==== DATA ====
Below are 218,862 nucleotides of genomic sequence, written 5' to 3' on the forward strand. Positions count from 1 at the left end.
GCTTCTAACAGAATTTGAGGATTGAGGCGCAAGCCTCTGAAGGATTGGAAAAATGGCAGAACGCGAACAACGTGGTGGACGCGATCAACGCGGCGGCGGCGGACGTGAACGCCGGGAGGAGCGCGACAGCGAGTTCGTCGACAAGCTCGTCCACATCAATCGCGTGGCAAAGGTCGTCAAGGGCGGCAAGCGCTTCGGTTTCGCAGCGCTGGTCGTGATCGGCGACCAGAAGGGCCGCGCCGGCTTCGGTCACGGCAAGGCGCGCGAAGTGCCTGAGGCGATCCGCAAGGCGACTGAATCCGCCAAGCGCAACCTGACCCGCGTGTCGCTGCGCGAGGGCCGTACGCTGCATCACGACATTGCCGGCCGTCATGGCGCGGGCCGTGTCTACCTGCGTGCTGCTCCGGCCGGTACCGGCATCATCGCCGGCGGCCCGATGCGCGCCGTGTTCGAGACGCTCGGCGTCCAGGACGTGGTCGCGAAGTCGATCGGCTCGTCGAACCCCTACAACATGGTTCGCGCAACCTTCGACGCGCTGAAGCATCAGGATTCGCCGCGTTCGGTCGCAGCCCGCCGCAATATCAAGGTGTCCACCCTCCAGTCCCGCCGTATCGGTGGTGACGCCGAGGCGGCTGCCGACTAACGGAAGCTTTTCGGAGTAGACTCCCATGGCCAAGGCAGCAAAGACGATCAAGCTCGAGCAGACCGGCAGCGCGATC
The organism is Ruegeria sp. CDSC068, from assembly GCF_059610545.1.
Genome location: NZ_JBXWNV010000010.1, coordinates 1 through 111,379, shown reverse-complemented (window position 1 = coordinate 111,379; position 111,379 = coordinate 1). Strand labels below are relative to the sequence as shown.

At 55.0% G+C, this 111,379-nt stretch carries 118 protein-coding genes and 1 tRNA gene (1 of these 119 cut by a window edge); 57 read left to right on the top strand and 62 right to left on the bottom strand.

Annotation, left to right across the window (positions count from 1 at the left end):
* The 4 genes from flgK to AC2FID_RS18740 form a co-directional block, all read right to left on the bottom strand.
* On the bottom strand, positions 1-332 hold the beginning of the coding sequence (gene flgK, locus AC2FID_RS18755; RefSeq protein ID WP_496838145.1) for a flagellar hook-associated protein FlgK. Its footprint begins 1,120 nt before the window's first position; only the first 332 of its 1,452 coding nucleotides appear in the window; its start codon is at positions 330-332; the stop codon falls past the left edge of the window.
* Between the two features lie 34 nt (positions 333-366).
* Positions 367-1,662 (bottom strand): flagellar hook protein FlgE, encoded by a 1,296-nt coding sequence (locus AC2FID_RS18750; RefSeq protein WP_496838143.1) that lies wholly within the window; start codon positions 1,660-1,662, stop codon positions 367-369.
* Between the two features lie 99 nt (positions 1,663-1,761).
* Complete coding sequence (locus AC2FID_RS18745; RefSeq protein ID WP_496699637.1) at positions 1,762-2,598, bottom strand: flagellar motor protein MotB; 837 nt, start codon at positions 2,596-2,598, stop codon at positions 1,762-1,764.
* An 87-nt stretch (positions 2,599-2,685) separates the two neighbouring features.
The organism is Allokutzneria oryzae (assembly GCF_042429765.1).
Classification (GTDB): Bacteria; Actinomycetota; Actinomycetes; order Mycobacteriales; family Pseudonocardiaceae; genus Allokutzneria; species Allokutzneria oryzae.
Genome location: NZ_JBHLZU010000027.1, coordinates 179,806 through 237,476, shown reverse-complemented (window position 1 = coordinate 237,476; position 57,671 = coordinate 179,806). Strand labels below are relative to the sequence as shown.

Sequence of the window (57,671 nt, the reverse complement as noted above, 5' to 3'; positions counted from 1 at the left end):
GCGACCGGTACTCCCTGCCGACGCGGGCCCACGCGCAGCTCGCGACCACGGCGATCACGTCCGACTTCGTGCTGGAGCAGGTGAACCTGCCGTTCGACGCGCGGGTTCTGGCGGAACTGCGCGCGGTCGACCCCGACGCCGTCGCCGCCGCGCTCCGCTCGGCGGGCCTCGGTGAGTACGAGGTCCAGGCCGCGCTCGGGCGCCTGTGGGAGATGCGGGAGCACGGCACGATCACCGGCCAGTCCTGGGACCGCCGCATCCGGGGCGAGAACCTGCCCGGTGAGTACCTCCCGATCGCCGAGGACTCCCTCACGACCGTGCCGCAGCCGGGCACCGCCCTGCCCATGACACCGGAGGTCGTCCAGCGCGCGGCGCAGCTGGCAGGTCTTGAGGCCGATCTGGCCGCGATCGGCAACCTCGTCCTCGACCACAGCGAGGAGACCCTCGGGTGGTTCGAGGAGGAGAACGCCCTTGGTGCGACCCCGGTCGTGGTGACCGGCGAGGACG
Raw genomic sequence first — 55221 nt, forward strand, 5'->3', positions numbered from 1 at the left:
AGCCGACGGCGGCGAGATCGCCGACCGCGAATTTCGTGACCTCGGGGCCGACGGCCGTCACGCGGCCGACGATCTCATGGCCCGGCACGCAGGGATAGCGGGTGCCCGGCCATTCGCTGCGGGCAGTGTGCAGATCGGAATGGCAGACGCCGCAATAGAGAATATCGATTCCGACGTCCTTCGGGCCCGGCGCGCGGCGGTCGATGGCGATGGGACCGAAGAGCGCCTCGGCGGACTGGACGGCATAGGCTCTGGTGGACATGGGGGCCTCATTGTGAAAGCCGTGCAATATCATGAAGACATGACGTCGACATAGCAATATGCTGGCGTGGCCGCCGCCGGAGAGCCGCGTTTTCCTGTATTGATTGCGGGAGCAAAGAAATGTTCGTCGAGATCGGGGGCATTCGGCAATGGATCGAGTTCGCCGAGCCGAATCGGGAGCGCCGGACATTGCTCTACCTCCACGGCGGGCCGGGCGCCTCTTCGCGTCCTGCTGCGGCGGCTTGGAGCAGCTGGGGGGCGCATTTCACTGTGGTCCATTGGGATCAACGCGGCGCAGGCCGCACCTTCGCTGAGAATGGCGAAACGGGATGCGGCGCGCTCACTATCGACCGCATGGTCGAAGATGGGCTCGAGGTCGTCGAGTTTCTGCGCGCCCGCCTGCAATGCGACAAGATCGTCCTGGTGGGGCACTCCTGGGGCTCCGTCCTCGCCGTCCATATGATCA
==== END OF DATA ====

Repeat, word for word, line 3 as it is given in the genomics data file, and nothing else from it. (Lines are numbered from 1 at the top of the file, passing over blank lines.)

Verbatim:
The organism is Ruegeria sp. CDSC068, from assembly GCF_059610545.1.